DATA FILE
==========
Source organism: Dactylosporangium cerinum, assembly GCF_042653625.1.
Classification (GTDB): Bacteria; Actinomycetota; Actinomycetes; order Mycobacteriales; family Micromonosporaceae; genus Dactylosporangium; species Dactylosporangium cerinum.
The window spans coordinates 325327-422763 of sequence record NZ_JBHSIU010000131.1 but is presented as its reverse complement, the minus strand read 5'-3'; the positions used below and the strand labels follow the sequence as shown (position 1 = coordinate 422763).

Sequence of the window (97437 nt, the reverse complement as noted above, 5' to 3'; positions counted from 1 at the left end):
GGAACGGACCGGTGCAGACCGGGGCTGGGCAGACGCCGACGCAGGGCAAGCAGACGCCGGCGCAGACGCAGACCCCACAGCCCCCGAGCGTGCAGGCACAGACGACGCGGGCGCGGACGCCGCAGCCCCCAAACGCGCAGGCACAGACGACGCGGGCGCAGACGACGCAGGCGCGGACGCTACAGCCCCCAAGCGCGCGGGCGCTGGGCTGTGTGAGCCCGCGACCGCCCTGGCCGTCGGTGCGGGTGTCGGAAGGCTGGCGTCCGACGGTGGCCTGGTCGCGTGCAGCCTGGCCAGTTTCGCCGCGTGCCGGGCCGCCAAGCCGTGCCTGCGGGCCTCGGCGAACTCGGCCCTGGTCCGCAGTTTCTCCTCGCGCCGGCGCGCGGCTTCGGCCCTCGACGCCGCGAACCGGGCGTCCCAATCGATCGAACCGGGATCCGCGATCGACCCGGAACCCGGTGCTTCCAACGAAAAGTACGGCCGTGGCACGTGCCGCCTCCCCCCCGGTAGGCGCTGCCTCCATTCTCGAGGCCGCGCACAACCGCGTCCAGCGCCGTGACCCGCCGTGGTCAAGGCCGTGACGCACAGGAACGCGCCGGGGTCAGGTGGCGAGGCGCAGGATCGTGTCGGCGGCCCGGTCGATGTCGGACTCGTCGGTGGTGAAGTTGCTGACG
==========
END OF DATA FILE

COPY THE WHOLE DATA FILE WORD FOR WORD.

Source organism: Dactylosporangium cerinum, assembly GCF_042653625.1.
Classification (GTDB): Bacteria; Actinomycetota; Actinomycetes; order Mycobacteriales; family Micromonosporaceae; genus Dactylosporangium; species Dactylosporangium cerinum.
The window spans coordinates 325327-422763 of sequence record NZ_JBHSIU010000131.1 but is presented as its reverse complement, the minus strand read 5'-3'; the positions used below and the strand labels follow the sequence as shown (position 1 = coordinate 422763).

Sequence of the window (97437 nt, the reverse complement as noted above, 5' to 3'; positions counted from 1 at the left end):
GGAACGGACCGGTGCAGACCGGGGCTGGGCAGACGCCGACGCAGGGCAAGCAGACGCCGGCGCAGACGCAGACCCCACAGCCCCCGAGCGTGCAGGCACAGACGACGCGGGCGCGGACGCCGCAGCCCCCAAACGCGCAGGCACAGACGACGCGGGCGCAGACGACGCAGGCGCGGACGCTACAGCCCCCAAGCGCGCGGGCGCTGGGCTGTGTGAGCCCGCGACCGCCCTGGCCGTCGGTGCGGGTGTCGGAAGGCTGGCGTCCGACGGTGGCCTGGTCGCGTGCAGCCTGGCCAGTTTCGCCGCGTGCCGGGCCGCCAAGCCGTGCCTGCGGGCCTCGGCGAACTCGGCCCTGGTCCGCAGTTTCTCCTCGCGCCGGCGCGCGGCTTCGGCCCTCGACGCCGCGAACCGGGCGTCCCAATCGATCGAACCGGGATCCGCGATCGACCCGGAACCCGGTGCTTCCAACGAAAAGTACGGCCGTGGCACGTGCCGCCTCCCCCCCGGTAGGCGCTGCCTCCATTCTCGAGGCCGCGCACAACCGCGTCCAGCGCCGTGACCCGCCGTGGTCAAGGCCGTGACGCACAGGAACGCGCCGGGGTCAGGTGGCGAGGCGCAGGATCGTGTCGGCGGCCCGGTCGATGTCGGACTCGTCGGTGGTGAAGTTGCTGACG